The muddy grass was cold and wet, and Patrick didn’t even have the rain to keep him company. The early morning sun was just starting to rise on the horizon, and he lay there as it climbed from its bed upside-down. When it was sufficiently high and threatening to blind him, he removed himself from the imprint he had made in the ground and staggered to the river, easing himself over the bank into shallow water where he washed the mud from his clothing and hair. By the time he made his way back to the burnt-out factory, the sun was already baking the earth and he could practically see the steam rising from the mud.

The dream still troubled him. He hadn’t had that dream in years, and it had changed since he’d last had it. It wasn’t really a dream, either, but a twisted memory that floated to the surface of his muddled brain when he needed it the least. His mother had died in childbirth at his birth; his memories of her consisted of Polaroid scenes. In the dream her long brown hair had spilled across the ferns like it never had in photos. In reality it was an NLF soldier he’d shot and killed in the jungle firefight. A goddamned kid, maybe fourteen, but VC nonetheless. He’d only ever shot the Rock Apes, those menacing monkeys that set off the trip wires and threw things from the trees and made them hate Viet Nam even more. The kid was his first real confirmed kill, and he’d been sick near the body.

He’d gotten a hunk of metal with the fancy name “Purple Heart” in exchange for the hunk of metal they took out of his shrapnel wound. The guys in his platoon had congratulated him on all three: the kill, the award, and the war scar on his side. They’d smoked junk that night with Patrick, initiating the rookie, and he’d felt whole for a while, but that feeling hadn’t lasted. He’d lost himself in the insanity after that, not counting the bodies behind him, not looking at their faces, not feeling ill at the killing. He’d eventually stopped looking at the faces of his comrades, too, not wanting to collect snapshots of the future dead.

He didn’t even have a Vicodin to chase the dreams away.

Patrick’s stomach quietly started its empty muttering. There were plenty of places in Confidential where he could find food, though they were rather limited due to the previous night’s rain. When it came to dumpster diving, very few places bothered to wrap their edible trash up, so it was likely to be inedible today, but Patrick had no money to spend on food. His cash had burned in the fire. The only place he could think of that kept their throw-outs wrapped was Breadwinners Bakery on Veteran Memorial Way.

He put on the shoes that had been given to him and left the factory remains, turning north on Main Street. No one was out except a jogger. Patrick continued to the alley past Reynolds Street that ran behind Breadwinners, which was already open. There was nothing edible in the dumpster behind the bakery, but as he walked past the back door he noticed a paper Lori’s Grocery sack with “PATRICK” written on it in bold marker. Inside, he found not only the bread he had been planning to get from the dumpster, but several pastries and what looked like a pumpkin pie. There was also a note that read, “I’m sorry we couldn’t do more for you. Good luck. –Rita Andrews.” Patrick placed the letter back in the bag and closed his eyes, overcome by a feeling of vertigo.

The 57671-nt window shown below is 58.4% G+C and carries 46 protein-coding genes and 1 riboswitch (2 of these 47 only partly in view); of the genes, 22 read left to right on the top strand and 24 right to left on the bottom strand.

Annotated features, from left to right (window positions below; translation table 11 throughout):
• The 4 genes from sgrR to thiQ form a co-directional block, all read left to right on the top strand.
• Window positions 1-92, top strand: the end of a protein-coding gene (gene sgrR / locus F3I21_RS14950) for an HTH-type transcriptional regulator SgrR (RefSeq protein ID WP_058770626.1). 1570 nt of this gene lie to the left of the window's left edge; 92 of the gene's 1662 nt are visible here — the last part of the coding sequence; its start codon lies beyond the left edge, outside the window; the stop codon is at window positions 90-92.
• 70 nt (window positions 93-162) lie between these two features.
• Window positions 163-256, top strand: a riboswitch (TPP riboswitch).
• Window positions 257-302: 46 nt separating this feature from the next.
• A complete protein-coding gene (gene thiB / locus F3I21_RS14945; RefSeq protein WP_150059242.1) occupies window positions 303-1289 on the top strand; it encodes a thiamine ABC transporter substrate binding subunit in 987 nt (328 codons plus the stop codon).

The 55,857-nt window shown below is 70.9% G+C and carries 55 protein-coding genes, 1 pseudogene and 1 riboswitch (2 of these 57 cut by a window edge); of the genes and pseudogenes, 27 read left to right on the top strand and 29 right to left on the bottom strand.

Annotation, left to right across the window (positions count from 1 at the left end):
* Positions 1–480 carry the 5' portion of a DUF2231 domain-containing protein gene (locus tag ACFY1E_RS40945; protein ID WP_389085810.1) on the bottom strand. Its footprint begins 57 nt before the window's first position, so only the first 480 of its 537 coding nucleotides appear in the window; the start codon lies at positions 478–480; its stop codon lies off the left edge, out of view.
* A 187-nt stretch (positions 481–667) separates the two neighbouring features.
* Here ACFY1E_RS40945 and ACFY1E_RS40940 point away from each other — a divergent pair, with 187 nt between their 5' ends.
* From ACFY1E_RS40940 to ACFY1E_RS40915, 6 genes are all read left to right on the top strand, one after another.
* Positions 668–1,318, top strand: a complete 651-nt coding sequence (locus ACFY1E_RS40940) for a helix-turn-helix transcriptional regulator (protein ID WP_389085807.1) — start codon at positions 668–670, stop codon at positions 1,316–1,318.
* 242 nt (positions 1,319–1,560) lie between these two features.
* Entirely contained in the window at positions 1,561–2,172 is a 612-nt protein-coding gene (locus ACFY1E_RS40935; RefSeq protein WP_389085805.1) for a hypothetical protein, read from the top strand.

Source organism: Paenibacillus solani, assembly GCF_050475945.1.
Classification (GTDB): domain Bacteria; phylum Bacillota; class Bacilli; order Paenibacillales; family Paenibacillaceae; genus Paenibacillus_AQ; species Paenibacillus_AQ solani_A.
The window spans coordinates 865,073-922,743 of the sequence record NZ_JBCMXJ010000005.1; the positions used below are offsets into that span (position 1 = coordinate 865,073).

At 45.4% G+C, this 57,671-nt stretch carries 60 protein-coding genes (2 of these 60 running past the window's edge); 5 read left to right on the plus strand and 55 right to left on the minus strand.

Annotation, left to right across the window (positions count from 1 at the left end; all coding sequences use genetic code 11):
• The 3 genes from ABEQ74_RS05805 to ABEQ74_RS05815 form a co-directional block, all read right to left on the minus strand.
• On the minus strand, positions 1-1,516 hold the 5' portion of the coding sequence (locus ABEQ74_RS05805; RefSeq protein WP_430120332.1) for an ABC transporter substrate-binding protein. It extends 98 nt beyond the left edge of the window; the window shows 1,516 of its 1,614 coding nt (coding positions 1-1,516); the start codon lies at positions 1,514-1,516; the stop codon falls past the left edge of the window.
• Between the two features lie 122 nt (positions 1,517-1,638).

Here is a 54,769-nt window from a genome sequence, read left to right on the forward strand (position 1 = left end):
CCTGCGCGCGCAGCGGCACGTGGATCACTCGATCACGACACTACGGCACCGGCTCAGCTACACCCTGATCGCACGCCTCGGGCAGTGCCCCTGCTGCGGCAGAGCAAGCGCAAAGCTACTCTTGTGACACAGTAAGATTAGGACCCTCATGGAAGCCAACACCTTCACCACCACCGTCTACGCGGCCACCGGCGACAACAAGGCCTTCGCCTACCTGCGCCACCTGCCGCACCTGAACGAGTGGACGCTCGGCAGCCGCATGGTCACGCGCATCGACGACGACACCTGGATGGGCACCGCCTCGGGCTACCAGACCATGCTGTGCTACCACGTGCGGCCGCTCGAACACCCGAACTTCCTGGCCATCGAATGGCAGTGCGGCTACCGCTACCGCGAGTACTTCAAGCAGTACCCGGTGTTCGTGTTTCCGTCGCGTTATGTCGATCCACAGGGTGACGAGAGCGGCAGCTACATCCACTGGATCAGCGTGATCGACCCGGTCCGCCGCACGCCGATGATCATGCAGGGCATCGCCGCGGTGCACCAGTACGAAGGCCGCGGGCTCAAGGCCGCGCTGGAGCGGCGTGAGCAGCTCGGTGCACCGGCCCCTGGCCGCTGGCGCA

There had been a time, a long time ago, when he had been too proud to take charity, but after twenty years of homelessness and the struggle to stay sane, he didn’t have much pride left. Maybe he’d only been pretending to have it in the first place; maybe he’d lost it in the war. Grateful to this Rita Andrews, Patrick took the bag, walking back to Main Street, past Veteran Memorial Way to Reynolds Park. He sat near the river and ate a couple pieces of bread and part of the pie. Both were freshly baked, and reminded him of times long past, before the war.

On his way back down Main Street to hide his stash of food in what was left of the factory, he saw the jogger again. This time the jogger hesitated, then stopped—or, really, jogged in place to talk to him.

“Hey, you cut lawns sometimes, right?” 

The man was graying, and he wore glasses, but Patrick couldn’t concentrate on his face. He was tall and lanky, wearing a pair of loose running shorts and a sleeveless cotton undershirt. Patrick’s father had worn those.

Patrick just nodded in response. He didn’t know the man, but something like that was pretty simple to do and he’d probably get paid. If it was enough, maybe he could get some pot. He hated himself for wanting something he hadn’t needed in over five years.

“I live over on Quirk Street, number 229. It’s supposed to dry up later today. I’ll pay you to cut my lawn.”


Patrick didn’t care when, really, since the hours of the day had a tendency to run into each other.

“After five. I’ll be off work then. Good for you?”

Patrick just nodded again.

The man continued to jog in silence for a moment. 

“Damn shame about the factory, man. Good luck. See you later, Patrick.”